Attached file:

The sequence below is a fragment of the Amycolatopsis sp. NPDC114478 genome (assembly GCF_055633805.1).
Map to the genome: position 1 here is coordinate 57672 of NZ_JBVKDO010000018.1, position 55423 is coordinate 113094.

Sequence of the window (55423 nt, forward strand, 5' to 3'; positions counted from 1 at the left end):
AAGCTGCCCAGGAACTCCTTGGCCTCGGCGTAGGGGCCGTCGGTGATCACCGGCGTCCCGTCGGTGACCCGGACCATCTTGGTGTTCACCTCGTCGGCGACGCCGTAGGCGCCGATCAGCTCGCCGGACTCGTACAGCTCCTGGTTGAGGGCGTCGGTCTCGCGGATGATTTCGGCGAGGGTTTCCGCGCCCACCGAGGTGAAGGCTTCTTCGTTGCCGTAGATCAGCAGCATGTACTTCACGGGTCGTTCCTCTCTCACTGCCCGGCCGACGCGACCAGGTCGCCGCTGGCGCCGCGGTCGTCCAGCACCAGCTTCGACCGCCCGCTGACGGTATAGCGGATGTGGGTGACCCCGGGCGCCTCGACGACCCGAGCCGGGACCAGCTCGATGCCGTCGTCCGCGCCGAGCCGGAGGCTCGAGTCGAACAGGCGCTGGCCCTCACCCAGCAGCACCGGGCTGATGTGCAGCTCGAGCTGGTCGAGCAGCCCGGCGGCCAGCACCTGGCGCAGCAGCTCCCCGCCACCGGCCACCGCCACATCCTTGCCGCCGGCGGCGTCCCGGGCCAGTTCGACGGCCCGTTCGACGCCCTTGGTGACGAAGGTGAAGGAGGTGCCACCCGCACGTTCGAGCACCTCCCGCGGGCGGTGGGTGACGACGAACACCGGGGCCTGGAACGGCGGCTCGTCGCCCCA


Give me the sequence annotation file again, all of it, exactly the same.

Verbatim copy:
The sequence below is a fragment of the Amycolatopsis sp. NPDC114478 genome (assembly GCF_055633805.1).
Map to the genome: position 1 here is coordinate 57672 of NZ_JBVKDO010000018.1, position 55423 is coordinate 113094.

Sequence of the window (55423 nt, forward strand, 5' to 3'; positions counted from 1 at the left end):
AAGCTGCCCAGGAACTCCTTGGCCTCGGCGTAGGGGCCGTCGGTGATCACCGGCGTCCCGTCGGTGACCCGGACCATCTTGGTGTTCACCTCGTCGGCGACGCCGTAGGCGCCGATCAGCTCGCCGGACTCGTACAGCTCCTGGTTGAGGGCGTCGGTCTCGCGGATGATTTCGGCGAGGGTTTCCGCGCCCACCGAGGTGAAGGCTTCTTCGTTGCCGTAGATCAGCAGCATGTACTTCACGGGTCGTTCCTCTCTCACTGCCCGGCCGACGCGACCAGGTCGCCGCTGGCGCCGCGGTCGTCCAGCACCAGCTTCGACCGCCCGCTGACGGTATAGCGGATGTGGGTGACCCCGGGCGCCTCGACGACCCGAGCCGGGACCAGCTCGATGCCGTCGTCCGCGCCGAGCCGGAGGCTCGAGTCGAACAGGCGCTGGCCCTCACCCAGCAGCACCGGGCTGATGTGCAGCTCGAGCTGGTCGAGCAGCCCGGCGGCCAGCACCTGGCGCAGCAGCTCCCCGCCACCGGCCACCGCCACATCCTTGCCGCCGGCGGCGTCCCGGGCCAGTTCGACGGCCCGTTCGACGCCCTTGGTGACGAAGGTGAAGGAGGTGCCACCCGCACGTTCGAGCACCTCCCGCGGGCGGTGGGTGACGACGAACACCGGGGCCTGGAACGGCGGCTCGTCGCCCCA